“Some of the coolest birds we sometimes/often see on the Palouse in mid-winter were doing their breeding/nesting things on the tundra,” Besser said in an email. Along the way, he spotted Longspurs, Golden Plover, Golden Eagles, Peregrine Falcons, Rough-legged Hawks, Snowy Owls, Northern Shrikes, Parasitic- and Long-tailed Jaegers and the wonderfully named Wandering Tattlers.

Navigational challenges

For much of its length, the Hula Hula loops and braids across the Arctic tundra. New channels are etched through gravel beds and old channels are abandoned. Always silty, the river plunges through two distinct canyons that generated several big whitewater days, Binninger says.

The rapids were well within the guides’ abilities, but there was another navigational hazard that kept them on edge: vast sheets of ice, as much as six feet thick, known as aufeis.

A German term that translates as “ice on top,” aufeis is formed by groundwater discharge from the wet, boggy tundra. Water wells up from the earth, then freezes when temperatures are low — which they usually are in the Arctic. In its growth phase, aufeis expands vertically as new ice is created underneath.

The upshot is enormous sheets of ice, sometimes miles long.

When temperatures rise and the ice begins to melt, danger appears in the form of cold, fast-moving streams. One minute, a stream of meltwater can be burbling along at the surface, but the next minute it can disappear under a sheet of ice exactly like a river flowing beneath its frozen surface.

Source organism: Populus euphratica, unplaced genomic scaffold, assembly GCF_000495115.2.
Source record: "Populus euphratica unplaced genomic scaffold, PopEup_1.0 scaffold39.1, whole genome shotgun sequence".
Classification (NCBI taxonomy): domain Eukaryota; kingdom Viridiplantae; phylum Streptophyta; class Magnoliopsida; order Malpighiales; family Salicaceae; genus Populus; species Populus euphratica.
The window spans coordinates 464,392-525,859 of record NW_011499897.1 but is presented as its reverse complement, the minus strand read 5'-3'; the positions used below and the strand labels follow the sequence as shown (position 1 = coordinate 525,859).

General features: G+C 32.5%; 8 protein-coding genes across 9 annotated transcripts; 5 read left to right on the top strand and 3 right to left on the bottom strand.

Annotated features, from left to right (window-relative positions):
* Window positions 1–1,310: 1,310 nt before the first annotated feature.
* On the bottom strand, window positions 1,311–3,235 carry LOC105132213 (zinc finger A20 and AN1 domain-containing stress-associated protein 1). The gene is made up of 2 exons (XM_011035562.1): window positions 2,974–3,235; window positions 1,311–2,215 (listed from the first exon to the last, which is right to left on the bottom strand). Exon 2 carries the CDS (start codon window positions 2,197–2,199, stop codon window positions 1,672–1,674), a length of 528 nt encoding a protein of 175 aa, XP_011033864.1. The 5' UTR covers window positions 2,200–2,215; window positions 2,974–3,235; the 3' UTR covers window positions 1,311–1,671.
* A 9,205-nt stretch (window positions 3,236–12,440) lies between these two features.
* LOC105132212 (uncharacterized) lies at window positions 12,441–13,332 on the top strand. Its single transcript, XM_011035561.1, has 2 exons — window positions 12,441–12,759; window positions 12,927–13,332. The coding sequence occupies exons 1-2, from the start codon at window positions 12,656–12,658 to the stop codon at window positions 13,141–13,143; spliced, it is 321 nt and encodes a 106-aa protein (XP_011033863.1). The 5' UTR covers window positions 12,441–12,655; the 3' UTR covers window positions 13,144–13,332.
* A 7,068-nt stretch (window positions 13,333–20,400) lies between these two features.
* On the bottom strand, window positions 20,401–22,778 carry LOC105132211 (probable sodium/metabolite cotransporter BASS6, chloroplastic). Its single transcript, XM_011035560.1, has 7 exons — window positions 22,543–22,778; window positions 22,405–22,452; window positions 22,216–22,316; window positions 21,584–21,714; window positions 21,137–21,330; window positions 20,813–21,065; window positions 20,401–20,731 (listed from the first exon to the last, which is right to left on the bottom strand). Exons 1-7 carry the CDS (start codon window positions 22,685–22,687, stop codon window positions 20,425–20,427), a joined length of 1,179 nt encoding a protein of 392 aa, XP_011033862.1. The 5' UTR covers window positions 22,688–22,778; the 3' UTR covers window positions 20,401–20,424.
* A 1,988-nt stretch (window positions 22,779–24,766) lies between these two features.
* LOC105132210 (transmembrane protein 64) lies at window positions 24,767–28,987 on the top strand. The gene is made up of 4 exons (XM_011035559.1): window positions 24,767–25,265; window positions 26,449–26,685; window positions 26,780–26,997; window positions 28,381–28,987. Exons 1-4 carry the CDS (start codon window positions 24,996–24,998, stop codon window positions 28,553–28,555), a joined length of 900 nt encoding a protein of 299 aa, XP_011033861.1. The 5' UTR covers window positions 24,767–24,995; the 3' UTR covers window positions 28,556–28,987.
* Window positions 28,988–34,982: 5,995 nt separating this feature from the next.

Anyone unfortunate enough to be in the water would be swept under the ice, likely to die.

One of the spookiest episodes of the entire trip occurred out on the tundra, when high winds forced the party to stop for the night.

“In exploring around the camp, we found that we had been in a channel diverted by the aufeis that was actually cutting across the tundra,” Besser says. “There was a waterfall just a quarter mile downstream from our camp that we would have encountered if we hadn’t stopped.”

The waterfall was formed when the wayward river found its way back to the original channel, cascading down the bank to rejoin the streambed.

“It was the first tundra waterfall I’d ever encountered,” Hutson says, “and it was a big, powerful waterfall that would have flipped any of our boats.”

At river’s end

The group’s original goal was to paddle all the way to the Beaufort Sea, but the last few miles demand a big, open-water crossing that didn’t seem like a good idea at the time.

“There was a north wind blowing and it was awful cold,” Hutson says, adding, “It’s a risk to do that crossing.” So the party pulled out and waited for the bush planes about five or six miles shy of the salt water.

“It was a hard decision to stop,” Binninger recalls, “because a lot of people wanted to go all the way.

“But I didn’t see it as a failure. I’d say it was a smart decision.”

Brock is an avid paddler and occasional writer who lives in Pullman.